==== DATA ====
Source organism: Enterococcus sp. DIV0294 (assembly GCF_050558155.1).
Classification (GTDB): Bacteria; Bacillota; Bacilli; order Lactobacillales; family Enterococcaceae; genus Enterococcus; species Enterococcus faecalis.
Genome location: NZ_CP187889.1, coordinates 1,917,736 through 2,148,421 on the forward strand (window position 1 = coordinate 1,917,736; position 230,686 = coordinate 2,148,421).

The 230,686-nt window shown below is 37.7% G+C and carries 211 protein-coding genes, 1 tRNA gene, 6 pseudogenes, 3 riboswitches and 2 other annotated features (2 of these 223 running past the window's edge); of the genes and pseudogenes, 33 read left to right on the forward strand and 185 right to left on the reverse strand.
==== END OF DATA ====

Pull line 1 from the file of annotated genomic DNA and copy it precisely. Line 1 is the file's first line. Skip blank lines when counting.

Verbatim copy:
Source organism: Enterococcus sp. DIV0294 (assembly GCF_050558155.1).